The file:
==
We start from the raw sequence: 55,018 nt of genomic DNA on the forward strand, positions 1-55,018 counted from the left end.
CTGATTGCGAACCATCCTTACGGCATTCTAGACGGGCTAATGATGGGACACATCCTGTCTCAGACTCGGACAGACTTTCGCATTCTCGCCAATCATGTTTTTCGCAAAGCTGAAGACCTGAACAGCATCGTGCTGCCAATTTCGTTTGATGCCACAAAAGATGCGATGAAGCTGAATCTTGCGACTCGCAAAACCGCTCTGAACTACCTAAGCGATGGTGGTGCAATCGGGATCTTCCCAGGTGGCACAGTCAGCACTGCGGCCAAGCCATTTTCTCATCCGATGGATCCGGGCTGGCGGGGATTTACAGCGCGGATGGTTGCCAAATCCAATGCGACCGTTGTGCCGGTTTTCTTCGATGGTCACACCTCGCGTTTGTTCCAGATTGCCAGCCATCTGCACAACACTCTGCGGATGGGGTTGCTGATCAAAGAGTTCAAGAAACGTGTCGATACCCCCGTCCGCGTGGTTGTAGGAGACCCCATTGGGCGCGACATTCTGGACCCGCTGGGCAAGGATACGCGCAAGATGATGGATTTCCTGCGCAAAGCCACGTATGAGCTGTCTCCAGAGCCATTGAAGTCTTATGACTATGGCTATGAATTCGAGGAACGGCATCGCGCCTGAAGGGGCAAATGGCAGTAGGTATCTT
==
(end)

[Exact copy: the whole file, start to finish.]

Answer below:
We start from the raw sequence: 55,018 nt of genomic DNA on the forward strand, positions 1-55,018 counted from the left end.
CTGATTGCGAACCATCCTTACGGCATTCTAGACGGGCTAATGATGGGACACATCCTGTCTCAGACTCGGACAGACTTTCGCATTCTCGCCAATCATGTTTTTCGCAAAGCTGAAGACCTGAACAGCATCGTGCTGCCAATTTCGTTTGATGCCACAAAAGATGCGATGAAGCTGAATCTTGCGACTCGCAAAACCGCTCTGAACTACCTAAGCGATGGTGGTGCAATCGGGATCTTCCCAGGTGGCACAGTCAGCACTGCGGCCAAGCCATTTTCTCATCCGATGGATCCGGGCTGGCGGGGATTTACAGCGCGGATGGTTGCCAAATCCAATGCGACCGTTGTGCCGGTTTTCTTCGATGGTCACACCTCGCGTTTGTTCCAGATTGCCAGCCATCTGCACAACACTCTGCGGATGGGGTTGCTGATCAAAGAGTTCAAGAAACGTGTCGATACCCCCGTCCGCGTGGTTGTAGGAGACCCCATTGGGCGCGACATTCTGGACCCGCTGGGCAAGGATACGCGCAAGATGATGGATTTCCTGCGCAAAGCCACGTATGAGCTGTCTCCAGAGCCATTGAAGTCTTATGACTATGGCTATGAATTCGAGGAACGGCATCGCGCCTGAAGGGGCAAATGGCAGTAGGTATCTT